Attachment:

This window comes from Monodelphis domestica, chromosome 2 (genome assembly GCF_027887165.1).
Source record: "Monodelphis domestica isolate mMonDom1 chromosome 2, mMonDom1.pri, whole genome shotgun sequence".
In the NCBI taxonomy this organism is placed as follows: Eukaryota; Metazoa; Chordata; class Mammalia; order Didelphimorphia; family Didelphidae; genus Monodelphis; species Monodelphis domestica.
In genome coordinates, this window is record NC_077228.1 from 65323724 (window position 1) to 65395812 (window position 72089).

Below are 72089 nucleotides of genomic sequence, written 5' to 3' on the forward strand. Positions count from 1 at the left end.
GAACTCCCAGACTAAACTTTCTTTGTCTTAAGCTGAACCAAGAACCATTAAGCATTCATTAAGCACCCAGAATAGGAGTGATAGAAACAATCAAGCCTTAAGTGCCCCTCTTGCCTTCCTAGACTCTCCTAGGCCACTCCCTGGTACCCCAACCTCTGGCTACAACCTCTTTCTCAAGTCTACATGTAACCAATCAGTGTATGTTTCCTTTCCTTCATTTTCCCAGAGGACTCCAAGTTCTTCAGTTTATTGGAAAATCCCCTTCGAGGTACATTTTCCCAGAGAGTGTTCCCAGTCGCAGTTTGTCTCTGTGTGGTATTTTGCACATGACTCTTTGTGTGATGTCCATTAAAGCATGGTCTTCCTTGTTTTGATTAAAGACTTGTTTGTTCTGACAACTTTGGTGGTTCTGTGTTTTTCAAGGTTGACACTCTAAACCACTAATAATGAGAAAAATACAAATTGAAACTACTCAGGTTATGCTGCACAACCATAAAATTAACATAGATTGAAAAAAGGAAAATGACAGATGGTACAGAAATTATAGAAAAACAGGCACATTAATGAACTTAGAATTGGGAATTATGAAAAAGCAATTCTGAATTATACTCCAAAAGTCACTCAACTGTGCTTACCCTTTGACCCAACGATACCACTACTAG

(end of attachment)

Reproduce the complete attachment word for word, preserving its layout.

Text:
This window comes from Monodelphis domestica, chromosome 2 (genome assembly GCF_027887165.1).
Source record: "Monodelphis domestica isolate mMonDom1 chromosome 2, mMonDom1.pri, whole genome shotgun sequence".
In the NCBI taxonomy this organism is placed as follows: Eukaryota; Metazoa; Chordata; class Mammalia; order Didelphimorphia; family Didelphidae; genus Monodelphis; species Monodelphis domestica.
In genome coordinates, this window is record NC_077228.1 from 65323724 (window position 1) to 65395812 (window position 72089).

Below are 72089 nucleotides of genomic sequence, written 5' to 3' on the forward strand. Positions count from 1 at the left end.
GAACTCCCAGACTAAACTTTCTTTGTCTTAAGCTGAACCAAGAACCATTAAGCATTCATTAAGCACCCAGAATAGGAGTGATAGAAACAATCAAGCCTTAAGTGCCCCTCTTGCCTTCCTAGACTCTCCTAGGCCACTCCCTGGTACCCCAACCTCTGGCTACAACCTCTTTCTCAAGTCTACATGTAACCAATCAGTGTATGTTTCCTTTCCTTCATTTTCCCAGAGGACTCCAAGTTCTTCAGTTTATTGGAAAATCCCCTTCGAGGTACATTTTCCCAGAGAGTGTTCCCAGTCGCAGTTTGTCTCTGTGTGGTATTTTGCACATGACTCTTTGTGTGATGTCCATTAAAGCATGGTCTTCCTTGTTTTGATTAAAGACTTGTTTGTTCTGACAACTTTGGTGGTTCTGTGTTTTTCAAGGTTGACACTCTAAACCACTAATAATGAGAAAAATACAAATTGAAACTACTCAGGTTATGCTGCACAACCATAAAATTAACATAGATTGAAAAAAGGAAAATGACAGATGGTACAGAAATTATAGAAAAACAGGCACATTAATGAACTTAGAATTGGGAATTATGAAAAAGCAATTCTGAATTATACTCCAAAAGTCACTCAACTGTGCTTACCCTTTGACCCAACGATACCACTACTAG